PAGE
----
I generally set aside Monday mornings (and usually Wednesdays also) for writing posts. I take my laptop – camp out in a cafe – spend most of the morning off-line (so there are no other distractions) and just write. My goal is to write at least 5 posts that I can then use later in the week. Quite often I’ll write as many as 10 posts in a 5-6 hour period.
About twice each year I do something similar for Productivity501. I’ll spend about a week writing posts for the next 6 months. I’ll spend 3 or 4 hours a day for 4 or 5 days just writing posts and scheduling them in the future. I’ve found that this helps me really get into my work zone and I get much more done in a shorter period of time than if I tried to do a bit each day.
I have discovered that most of the activities that I do in my work can be ‘batched’ in one way or another. I have discovered that many ‘urgent’ things can wait and in fact to make them ‘take a number’ and ‘get in line’ brings order to mess.
There are a number of “urgent” things that become much less important once you decide they will have to wait.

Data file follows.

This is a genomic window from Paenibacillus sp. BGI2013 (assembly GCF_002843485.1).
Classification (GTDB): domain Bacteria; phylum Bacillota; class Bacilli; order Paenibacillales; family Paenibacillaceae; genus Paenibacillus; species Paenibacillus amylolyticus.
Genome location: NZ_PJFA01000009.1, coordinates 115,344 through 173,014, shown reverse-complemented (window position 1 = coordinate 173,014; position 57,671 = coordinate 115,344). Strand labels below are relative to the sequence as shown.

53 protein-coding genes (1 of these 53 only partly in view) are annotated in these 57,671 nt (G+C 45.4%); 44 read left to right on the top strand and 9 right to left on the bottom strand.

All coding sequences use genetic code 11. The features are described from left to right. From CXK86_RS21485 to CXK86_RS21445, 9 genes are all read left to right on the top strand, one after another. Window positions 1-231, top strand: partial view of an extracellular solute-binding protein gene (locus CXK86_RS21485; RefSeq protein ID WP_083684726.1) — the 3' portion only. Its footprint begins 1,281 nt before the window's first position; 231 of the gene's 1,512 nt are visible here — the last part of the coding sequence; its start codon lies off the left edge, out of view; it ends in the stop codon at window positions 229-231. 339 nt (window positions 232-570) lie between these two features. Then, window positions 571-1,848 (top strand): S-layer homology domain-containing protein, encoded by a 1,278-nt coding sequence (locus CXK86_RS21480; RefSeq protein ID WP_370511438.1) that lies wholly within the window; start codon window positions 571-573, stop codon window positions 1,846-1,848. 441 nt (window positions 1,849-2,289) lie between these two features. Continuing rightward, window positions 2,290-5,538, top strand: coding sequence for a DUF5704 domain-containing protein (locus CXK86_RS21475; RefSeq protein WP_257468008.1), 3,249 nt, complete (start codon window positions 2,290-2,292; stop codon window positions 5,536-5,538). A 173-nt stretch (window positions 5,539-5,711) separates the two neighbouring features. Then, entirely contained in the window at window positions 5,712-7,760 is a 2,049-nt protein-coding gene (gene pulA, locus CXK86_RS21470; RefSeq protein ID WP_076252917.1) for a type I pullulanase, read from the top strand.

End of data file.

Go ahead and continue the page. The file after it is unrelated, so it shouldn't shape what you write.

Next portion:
Darren goes on to talk about how he thinks this works well for him because of his personality type. I think it is more than just personality. When you switch from one task to another there is always some overhead. In computer terms this is referred to switching context. If your computer is updating your clock and then switches to deal with some data coming over the network, it has to switch context or load everything back into the CPU necessary for that particular task. Computers can do this fairly quickly. Humans cannot. The more you jump around, the more you lose time between the tasks.
This is easy to overlook because you will feel busy, but a lot of the busy feeling comes from making the switch–not from actual work being accomplished. It is like walking to the store taking 10 steps forward and 9 back. Just because you feel tired doesn’t mean you are accomplishing more.
Check out Darren’s full post.